In a concerning trend, capital is leaving China at an unprecedented pace, intensifying the pressure on the yuan. The recent weeks have witnessed a rapid increase in capital flight, attributed to growing apprehensions about China’s beleaguered real estate sector. The State Administration of Foreign Exchange, China’s currency regulator, reported that onshore banks sold a net $19.4 billion of foreign currencies to clients in October, the highest figure since November 2018, during the U.S.-China trade war. Additionally, banks sent a net $53.9 billion overseas on behalf of their customers, marking the largest monthly outflow since January 2016, when policymakers orchestrated a currency depreciation. Goldman Sachs Group Inc. also noted a substantial surge in net outflows, with approximately $75 billion leaving in September, a nearly 80% increase from August. These capital outflows are having a detrimental effect on the yuan, which has weakened this month in both offshore and onshore trading. The currency now stands less than 1% away from the year’s lowest point reached in early September.
The underlying causes of this capital flight include the interest rate differential between China and foreign markets, where China’s central bank has maintained low rates to stimulate economic growth. This has led to a considerable disparity in yield between U.S. and Chinese assets, reaching levels unseen in over two decades. Goldman analysts have suggested that this unfavorable interest rate spread may result in continued depreciation and capital outflows in the coming months.
Official data indicates that China experienced outflows from both the current account and the capital account in September. Contributing factors included a service deficit linked to outbound travel, a decline in direct investment, and increasing outflows related to securities. In a related development, overseas funds reduced their holdings of Chinese sovereign bonds by ¥13.5 billion ($1.85 billion) in September, reaching the lowest level since March 2021 at ¥2.07 trillion.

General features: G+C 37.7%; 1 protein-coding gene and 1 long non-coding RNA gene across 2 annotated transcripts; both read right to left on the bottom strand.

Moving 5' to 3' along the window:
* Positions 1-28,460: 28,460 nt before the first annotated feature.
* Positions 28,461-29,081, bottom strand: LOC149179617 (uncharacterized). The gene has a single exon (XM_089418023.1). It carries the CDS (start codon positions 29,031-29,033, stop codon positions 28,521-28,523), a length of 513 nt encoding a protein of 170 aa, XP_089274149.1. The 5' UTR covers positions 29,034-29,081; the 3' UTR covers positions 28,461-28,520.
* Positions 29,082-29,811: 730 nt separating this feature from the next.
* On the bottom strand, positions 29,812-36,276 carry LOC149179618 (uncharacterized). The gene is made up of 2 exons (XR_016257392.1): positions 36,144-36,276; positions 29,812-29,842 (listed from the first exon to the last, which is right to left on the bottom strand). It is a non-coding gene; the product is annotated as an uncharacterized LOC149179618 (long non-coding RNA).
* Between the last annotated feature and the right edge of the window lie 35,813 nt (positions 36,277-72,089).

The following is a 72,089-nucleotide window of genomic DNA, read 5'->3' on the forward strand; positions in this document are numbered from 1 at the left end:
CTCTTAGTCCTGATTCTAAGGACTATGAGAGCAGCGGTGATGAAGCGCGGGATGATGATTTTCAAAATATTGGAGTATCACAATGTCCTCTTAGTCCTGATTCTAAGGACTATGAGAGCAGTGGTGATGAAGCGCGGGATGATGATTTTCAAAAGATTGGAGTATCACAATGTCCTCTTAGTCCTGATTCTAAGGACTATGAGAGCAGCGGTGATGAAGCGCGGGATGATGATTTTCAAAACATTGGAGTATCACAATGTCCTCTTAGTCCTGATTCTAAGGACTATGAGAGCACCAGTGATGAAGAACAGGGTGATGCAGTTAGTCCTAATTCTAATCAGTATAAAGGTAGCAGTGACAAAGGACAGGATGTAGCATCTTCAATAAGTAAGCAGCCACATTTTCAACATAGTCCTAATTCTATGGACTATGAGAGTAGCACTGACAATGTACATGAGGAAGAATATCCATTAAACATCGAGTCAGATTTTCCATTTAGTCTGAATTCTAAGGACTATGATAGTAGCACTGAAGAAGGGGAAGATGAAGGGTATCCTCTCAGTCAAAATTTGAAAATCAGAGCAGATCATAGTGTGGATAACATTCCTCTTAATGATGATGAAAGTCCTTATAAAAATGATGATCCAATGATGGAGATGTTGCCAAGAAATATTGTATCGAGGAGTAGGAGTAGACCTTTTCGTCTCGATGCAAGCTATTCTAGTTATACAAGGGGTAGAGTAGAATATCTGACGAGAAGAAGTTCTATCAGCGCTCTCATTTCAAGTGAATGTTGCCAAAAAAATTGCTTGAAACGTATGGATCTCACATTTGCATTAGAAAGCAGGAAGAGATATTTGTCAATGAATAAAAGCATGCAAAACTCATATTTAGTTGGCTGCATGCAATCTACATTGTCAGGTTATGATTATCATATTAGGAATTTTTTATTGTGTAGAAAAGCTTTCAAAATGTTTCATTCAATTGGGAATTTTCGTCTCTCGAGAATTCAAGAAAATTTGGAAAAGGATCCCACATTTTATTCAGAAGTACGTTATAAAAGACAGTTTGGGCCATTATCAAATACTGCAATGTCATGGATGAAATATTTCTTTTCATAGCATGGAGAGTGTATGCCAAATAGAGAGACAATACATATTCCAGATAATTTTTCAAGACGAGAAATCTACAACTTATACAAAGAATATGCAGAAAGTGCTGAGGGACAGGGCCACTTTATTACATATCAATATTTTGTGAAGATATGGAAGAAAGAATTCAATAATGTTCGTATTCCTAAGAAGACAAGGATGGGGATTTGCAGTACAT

China’s stock market decline is further exacerbating the situation, with global funds selling $1.6 billion in onshore equities via trading links with Hong Kong, marking the most substantial sale in over two months. With the benchmark CSI 300 index hitting a new yearly low and the Shanghai Composite Index falling below 3,000, experts suggest that without further policy intervention, the exodus from onshore equities may reach an “unprecedented stage.” The cumulative outflows between August 7 and October 19 amounted to $22.1 billion, marking the most substantial outflow in the history of Stock Connect, which facilitates trading between Hong Kong and mainland China.
In this volatile climate, the financial community is closely monitoring the consequences of this capital exodus on the Chinese economy and global financial markets.
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